project specification

3-Finger Adaptive Robot Gripper

A 3-finger robot hand with force torque sensor which can hand pick an object and measure it's weight. A 3-finger adaptive gripper is for advanced manufacturing and robotic research. It adapts to the object’s shape for a solid grip, which enables the user to focus on the task and not the grasping. The Adaptive Gripper has three articulated fingers, that each have three joints (three phalanxes per finger) The Gripper can engage up to ten points of contact with an object (three on each of the phalanges plus the palm).


Gripper Opening 0 to 155 mm
Gripper Weight 2.3 kg
Object diameter for encompassing 20 to 155 mm
Maximum recommended payload (encompassing grip) 10 kg
Maximum recommended payload (fingertip grip) 2.5 kg
Grip force (fingertip grip) 30 to 70 N
Output Voltage24 V DC
Output Current2 A
Ripple2-3 % peek-peek
Output Regulation10 % maximum


Operation Mode

Two different types of movements can be performed with the Gripper. The first determines the type of grip being used and simultaneously changes the orientation of Fingers B and C. This movement is referred to as the 'Operation Mode'. The Operation Mode is determined by the user before the grip as a function of the size or shape of the object being gripped and for the task that has to be done. 

Operation Modes: 

  1. The basic mode is the most versatile Operation Mode. It is best suited for objects that have one dimension longer than the other two. It can grip a large variety of objects.
  2. The wide mode is optimal for gripping round or large objects. 
  3. The pinch mode is used for small objects that have to be picked precisely. This Operation Mode can only grip objects between the distal phalanxes of the fingers. 
  4. The scissor mode is used primarily for tiny objects. This mode is less powerful than the other three modes but is precise. In scissor mode, it is not possible to surround an object. Here, FingersB and C move laterally towards each other while Finger A remains still.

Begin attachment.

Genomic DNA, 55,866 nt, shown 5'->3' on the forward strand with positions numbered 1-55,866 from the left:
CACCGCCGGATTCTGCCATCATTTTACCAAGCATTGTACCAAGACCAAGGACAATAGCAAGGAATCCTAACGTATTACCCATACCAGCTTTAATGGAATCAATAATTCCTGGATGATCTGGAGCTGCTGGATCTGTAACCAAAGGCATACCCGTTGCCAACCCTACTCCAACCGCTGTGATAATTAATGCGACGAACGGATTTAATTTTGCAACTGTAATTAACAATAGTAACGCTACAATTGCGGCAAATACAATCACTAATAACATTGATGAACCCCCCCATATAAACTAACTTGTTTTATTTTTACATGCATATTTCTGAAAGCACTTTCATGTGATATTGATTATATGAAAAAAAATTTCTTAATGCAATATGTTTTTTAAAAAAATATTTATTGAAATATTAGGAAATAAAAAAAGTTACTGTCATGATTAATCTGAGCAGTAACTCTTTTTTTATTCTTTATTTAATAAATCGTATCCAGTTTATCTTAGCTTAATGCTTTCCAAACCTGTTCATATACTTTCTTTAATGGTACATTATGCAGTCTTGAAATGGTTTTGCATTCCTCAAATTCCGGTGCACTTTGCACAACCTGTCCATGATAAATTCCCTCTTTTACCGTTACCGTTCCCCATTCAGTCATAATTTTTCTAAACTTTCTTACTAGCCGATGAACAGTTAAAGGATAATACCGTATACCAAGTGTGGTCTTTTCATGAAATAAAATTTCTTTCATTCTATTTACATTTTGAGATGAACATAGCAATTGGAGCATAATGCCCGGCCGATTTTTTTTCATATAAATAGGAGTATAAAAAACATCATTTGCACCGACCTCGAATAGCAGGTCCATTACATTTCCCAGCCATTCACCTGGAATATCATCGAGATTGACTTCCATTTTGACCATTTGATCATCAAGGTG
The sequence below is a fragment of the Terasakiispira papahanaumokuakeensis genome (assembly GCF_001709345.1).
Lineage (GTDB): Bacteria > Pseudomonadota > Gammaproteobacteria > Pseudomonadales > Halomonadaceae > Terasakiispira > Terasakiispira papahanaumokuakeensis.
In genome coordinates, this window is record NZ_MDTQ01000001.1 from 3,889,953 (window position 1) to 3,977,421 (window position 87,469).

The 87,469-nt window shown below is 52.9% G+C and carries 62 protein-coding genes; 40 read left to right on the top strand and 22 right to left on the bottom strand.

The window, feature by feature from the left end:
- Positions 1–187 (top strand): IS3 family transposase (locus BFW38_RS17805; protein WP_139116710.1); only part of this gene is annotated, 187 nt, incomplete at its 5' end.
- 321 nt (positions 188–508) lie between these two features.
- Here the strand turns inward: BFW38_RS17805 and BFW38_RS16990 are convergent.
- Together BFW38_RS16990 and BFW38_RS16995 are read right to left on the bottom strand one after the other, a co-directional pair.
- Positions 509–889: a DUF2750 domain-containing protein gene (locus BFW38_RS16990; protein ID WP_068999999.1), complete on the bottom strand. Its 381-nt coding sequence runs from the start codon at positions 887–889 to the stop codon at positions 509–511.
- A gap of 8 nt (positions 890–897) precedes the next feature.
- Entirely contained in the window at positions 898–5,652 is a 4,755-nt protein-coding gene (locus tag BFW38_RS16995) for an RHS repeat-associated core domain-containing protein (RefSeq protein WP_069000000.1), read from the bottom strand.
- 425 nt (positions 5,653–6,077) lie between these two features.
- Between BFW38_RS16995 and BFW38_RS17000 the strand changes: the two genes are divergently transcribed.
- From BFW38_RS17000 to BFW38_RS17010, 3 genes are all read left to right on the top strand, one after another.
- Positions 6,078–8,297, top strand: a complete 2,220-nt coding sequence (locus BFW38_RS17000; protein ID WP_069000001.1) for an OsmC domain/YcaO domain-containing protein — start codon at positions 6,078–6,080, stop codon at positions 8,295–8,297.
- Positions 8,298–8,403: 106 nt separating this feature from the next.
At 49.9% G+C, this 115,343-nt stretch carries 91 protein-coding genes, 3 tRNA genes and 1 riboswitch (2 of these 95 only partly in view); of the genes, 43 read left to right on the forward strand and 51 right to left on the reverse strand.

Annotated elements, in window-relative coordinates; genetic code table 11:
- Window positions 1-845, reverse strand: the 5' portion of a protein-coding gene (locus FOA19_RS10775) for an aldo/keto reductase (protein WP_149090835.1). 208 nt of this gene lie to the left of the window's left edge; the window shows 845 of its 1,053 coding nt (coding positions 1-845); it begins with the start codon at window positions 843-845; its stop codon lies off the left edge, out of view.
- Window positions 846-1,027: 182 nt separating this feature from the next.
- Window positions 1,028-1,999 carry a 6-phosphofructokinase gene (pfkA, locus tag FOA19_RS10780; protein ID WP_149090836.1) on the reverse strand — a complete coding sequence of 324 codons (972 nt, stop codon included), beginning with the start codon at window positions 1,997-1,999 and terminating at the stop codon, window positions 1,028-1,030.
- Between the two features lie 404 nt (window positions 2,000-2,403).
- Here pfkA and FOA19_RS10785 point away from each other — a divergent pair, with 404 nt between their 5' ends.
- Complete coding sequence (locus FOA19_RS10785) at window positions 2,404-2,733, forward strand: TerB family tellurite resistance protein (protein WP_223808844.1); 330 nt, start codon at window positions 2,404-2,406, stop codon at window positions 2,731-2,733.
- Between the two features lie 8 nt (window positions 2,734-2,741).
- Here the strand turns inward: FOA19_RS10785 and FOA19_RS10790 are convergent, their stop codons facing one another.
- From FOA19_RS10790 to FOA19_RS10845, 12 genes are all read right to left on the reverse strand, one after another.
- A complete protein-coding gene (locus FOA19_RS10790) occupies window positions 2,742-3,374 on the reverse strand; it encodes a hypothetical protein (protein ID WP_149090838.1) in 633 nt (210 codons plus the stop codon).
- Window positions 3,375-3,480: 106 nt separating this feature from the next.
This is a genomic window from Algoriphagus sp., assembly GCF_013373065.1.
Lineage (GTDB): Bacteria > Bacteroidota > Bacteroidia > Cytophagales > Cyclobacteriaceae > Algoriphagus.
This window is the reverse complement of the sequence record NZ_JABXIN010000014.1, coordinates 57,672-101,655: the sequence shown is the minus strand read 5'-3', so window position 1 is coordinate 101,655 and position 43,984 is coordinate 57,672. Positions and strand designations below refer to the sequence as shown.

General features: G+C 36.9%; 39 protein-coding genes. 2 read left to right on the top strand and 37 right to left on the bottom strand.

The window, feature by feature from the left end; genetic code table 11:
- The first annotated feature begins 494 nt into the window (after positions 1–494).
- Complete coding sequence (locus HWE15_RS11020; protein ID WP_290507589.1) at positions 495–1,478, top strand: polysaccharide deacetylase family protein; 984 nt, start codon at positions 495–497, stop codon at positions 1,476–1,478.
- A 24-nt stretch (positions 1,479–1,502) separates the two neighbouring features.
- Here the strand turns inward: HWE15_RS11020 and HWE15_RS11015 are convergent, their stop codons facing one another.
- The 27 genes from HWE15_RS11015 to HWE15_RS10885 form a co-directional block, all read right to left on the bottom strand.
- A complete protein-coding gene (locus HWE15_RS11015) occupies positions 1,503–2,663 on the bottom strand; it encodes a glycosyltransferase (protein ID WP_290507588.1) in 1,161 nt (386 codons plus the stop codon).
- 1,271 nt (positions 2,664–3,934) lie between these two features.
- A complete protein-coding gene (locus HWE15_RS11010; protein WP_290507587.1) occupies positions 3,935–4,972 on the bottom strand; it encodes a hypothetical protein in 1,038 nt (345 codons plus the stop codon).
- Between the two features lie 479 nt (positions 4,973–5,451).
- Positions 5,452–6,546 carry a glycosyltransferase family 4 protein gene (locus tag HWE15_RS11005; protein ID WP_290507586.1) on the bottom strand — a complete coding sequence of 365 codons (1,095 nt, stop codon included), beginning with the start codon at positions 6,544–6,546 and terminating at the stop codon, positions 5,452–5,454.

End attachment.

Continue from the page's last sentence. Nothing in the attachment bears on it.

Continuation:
The second movement of the Gripper is the closing and opening of the fingers. This action is performed with a single input from the user. Each finger is not controlled independently; the Gripper itself closes each finger until it reaches a stable configuration, on an object or against the Gripper palm. Note that a user can specify the relative speed at which the fingers will close and the relative force that will be applied to an object.

Two types of grips occur when closing the 3-Finger Adaptive Robot Gripper on an object: Fingertip Grip or Encompassing Grip. 

  1. The Fingertip Grip is when an object is only held by the distal phalanxes. This type of grip is similar to what is done with conventional industrial parallel grippers. In this situation, the stability of the grip is maintained because of the friction between the fingers and the object. 
  2. The Encompassing Grip is when the fingers surround an object. The object is encompassed within the fingers and the stability of the grip is no longer related to friction. We suggest using the Encompassing Grip whenever possible to increase grip stability.

Power supply

The Gripper needs to be supplied by a DC voltage source. This power supply is not included with the Gripper. The following table shows the specifications regarding the power supply required to operate the Gripper properly. The gripper requires an output voltage of 24 V DC and a current of 2 Ampere. 


The Robotiq 3-Finger Adaptive Robot Gripper is controlled from the robot controller using an industrial protocol (EtherNet/IP, DeviceNet, CANopen, EtherCat, etc.). The programming of the Gripper can be done with the Teach Pendant of the robot or by offline programming. Since the Robotiq 3-Finger Gripper has its internal controller, high-level commands such as "Go to requested position" are used to control it. The embedded Robotiq controller takes care of the regulation of the speed and the force prescribed, while the mechanical design of the fingers automatically adapts to the shape of the object(s) 

The Gripper controller has an internal memory that is shared with the robot controller. One part of the memory is for the robot output, gripper functionalities. The other part of the memory is for the robot input, gripper status. Two types of actions can then be done by the robot controller: 

  1. Write in the robot output registers to activate functionalities
  2. Read in the robot input registers to get the status of the Gripper. 


Contains a general presentation of the robotic gripper, the installation instructions, the user interface, maintenance and more.

Contains multiple video's of this robotic gripper in action.

Wevolver 2022